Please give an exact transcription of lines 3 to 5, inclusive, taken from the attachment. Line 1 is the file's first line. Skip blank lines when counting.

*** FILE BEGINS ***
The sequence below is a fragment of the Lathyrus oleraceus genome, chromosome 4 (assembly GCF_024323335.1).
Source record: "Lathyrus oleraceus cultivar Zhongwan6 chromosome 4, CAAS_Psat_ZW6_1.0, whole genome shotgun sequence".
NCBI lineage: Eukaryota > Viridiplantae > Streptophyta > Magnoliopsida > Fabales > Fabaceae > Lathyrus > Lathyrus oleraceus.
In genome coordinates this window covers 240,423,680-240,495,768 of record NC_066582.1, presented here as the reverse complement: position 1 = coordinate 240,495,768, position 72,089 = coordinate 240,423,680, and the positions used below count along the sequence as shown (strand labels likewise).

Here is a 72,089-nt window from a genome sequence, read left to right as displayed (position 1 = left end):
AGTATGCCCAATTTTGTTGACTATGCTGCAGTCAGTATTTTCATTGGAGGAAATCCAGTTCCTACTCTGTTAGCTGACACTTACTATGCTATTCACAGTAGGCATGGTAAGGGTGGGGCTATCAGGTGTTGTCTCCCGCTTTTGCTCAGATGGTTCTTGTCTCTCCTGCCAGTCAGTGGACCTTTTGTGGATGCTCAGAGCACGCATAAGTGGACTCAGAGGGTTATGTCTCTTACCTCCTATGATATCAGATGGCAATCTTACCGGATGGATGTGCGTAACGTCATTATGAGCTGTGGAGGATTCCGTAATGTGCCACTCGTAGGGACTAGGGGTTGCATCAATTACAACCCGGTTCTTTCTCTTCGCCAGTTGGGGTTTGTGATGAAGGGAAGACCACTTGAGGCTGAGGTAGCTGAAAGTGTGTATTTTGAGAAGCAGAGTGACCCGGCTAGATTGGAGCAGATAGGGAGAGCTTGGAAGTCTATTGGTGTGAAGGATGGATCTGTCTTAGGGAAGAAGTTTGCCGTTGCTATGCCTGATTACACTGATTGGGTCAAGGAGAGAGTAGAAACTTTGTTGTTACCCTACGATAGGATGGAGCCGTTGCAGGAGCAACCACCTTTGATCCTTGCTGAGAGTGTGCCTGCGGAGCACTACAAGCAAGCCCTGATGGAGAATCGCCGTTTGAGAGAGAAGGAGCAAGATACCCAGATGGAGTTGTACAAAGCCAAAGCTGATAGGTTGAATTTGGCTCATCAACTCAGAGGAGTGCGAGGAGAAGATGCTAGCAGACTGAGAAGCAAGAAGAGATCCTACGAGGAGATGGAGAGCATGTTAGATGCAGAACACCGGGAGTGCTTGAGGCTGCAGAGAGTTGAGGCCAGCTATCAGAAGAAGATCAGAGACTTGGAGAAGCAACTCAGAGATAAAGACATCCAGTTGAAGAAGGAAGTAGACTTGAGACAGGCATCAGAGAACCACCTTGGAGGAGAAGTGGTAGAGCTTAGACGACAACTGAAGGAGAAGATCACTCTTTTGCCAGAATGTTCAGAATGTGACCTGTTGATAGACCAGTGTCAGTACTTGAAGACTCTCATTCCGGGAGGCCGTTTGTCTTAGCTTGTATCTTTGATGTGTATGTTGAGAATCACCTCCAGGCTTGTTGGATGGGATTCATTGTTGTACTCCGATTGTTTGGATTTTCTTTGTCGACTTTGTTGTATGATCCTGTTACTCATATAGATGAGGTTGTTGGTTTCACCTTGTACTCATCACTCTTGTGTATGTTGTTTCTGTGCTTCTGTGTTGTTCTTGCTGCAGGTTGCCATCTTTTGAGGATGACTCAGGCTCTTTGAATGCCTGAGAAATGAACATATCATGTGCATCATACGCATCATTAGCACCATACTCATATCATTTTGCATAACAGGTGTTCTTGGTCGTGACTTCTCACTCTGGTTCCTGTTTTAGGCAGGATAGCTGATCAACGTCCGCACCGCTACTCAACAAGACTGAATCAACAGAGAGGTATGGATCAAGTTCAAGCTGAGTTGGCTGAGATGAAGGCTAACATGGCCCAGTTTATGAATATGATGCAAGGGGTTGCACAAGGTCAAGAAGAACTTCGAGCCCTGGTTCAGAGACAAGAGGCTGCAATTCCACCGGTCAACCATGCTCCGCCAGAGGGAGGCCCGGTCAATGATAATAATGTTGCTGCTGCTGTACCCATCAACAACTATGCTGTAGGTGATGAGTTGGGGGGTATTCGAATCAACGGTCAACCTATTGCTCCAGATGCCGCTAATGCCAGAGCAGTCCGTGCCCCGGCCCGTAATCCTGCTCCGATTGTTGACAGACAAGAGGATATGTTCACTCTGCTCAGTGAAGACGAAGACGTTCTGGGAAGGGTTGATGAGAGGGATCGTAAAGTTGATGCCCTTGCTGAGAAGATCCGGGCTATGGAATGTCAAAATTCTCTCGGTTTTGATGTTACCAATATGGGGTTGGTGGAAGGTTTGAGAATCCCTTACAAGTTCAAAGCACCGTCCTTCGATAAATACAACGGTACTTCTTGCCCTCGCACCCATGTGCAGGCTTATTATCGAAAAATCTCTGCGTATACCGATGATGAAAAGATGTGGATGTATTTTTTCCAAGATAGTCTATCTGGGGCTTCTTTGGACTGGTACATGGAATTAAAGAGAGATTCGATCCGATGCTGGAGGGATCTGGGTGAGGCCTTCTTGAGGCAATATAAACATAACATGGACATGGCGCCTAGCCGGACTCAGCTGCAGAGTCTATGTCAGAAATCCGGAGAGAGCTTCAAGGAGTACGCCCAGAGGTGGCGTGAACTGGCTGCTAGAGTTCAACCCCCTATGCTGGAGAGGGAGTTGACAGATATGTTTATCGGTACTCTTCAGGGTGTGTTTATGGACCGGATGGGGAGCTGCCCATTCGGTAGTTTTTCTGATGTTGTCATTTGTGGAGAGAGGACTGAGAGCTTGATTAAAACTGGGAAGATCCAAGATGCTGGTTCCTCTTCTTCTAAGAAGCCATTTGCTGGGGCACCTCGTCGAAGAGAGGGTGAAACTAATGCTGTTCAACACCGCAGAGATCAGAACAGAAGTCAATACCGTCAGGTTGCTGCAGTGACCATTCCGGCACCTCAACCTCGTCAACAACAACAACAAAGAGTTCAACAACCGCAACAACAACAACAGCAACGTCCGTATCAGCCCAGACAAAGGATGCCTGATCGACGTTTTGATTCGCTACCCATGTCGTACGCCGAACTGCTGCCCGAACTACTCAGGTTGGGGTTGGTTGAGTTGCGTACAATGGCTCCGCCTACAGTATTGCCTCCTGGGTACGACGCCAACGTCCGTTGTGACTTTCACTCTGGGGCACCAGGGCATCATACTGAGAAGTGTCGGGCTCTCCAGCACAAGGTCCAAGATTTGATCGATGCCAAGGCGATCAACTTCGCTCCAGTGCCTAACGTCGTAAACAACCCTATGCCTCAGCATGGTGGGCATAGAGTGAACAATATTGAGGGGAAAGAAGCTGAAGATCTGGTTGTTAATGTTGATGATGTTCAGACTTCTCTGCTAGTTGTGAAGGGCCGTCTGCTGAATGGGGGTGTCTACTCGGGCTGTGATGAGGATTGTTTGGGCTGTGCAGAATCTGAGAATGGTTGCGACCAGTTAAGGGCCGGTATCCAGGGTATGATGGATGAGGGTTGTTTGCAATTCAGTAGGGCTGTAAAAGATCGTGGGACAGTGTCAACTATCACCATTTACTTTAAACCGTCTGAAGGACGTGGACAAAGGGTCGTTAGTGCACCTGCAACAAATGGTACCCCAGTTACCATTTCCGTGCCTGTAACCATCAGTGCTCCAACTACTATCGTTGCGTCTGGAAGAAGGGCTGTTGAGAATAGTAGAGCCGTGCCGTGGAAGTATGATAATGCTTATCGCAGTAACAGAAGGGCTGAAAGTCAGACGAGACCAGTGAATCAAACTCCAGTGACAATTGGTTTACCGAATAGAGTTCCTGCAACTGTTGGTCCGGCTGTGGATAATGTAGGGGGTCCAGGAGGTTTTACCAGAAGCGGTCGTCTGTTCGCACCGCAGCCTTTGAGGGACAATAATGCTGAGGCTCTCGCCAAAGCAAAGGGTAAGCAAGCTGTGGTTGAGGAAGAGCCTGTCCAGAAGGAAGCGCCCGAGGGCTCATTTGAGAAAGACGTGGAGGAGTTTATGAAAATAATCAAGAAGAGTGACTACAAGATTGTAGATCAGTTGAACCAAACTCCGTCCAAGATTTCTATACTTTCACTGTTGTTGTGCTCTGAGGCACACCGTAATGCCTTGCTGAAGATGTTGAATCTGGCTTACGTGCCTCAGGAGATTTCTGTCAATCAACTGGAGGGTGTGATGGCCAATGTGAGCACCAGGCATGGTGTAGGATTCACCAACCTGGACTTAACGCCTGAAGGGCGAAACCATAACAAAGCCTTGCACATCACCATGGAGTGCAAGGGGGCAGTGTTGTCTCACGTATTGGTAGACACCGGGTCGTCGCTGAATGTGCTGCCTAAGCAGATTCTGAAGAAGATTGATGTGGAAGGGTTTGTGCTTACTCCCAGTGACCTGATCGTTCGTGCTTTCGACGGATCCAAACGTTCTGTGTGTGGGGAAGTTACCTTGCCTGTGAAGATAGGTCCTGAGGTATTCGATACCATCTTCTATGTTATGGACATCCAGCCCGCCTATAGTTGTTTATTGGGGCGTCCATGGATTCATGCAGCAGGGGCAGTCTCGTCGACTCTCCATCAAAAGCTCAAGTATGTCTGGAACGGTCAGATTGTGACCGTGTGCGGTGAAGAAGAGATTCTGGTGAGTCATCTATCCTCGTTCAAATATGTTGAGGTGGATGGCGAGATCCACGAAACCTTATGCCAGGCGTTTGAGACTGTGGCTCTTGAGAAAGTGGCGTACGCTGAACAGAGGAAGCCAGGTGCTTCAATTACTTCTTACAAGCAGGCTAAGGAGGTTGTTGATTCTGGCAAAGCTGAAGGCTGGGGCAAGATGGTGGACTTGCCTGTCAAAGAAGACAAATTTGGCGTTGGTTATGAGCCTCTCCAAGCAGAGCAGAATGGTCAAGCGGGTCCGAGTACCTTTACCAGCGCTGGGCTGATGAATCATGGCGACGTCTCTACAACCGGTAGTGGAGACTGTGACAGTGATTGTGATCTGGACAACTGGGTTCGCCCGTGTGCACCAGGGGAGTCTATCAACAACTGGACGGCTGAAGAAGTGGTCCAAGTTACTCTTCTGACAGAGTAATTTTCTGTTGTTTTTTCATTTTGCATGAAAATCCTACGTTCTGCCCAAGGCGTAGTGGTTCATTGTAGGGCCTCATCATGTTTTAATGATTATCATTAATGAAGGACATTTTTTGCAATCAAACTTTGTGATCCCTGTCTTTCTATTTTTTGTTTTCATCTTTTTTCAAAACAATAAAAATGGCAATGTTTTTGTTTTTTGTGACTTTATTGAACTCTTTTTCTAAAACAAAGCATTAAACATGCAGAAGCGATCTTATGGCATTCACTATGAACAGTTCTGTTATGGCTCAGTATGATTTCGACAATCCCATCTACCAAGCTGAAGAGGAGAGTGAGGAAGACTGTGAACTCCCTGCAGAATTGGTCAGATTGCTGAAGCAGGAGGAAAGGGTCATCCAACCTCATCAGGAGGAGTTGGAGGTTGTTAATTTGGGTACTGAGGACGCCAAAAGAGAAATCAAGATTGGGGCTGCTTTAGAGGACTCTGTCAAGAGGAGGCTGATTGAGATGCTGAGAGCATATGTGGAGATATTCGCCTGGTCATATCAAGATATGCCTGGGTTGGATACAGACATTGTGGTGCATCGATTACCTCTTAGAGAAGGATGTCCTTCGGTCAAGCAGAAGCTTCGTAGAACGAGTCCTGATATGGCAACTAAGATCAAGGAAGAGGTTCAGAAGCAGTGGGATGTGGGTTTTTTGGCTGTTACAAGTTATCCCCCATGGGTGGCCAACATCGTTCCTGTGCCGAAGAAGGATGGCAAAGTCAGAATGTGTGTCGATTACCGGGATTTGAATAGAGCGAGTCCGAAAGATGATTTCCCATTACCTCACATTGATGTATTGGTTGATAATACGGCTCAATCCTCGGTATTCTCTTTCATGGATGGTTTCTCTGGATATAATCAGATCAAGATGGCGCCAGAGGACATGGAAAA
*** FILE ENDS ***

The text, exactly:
NCBI lineage: Eukaryota > Viridiplantae > Streptophyta > Magnoliopsida > Fabales > Fabaceae > Lathyrus > Lathyrus oleraceus.
In genome coordinates this window covers 240,423,680-240,495,768 of record NC_066582.1, presented here as the reverse complement: position 1 = coordinate 240,495,768, position 72,089 = coordinate 240,423,680, and the positions used below count along the sequence as shown (strand labels likewise).

Here is a 72,089-nt window from a genome sequence, read left to right as displayed (position 1 = left end):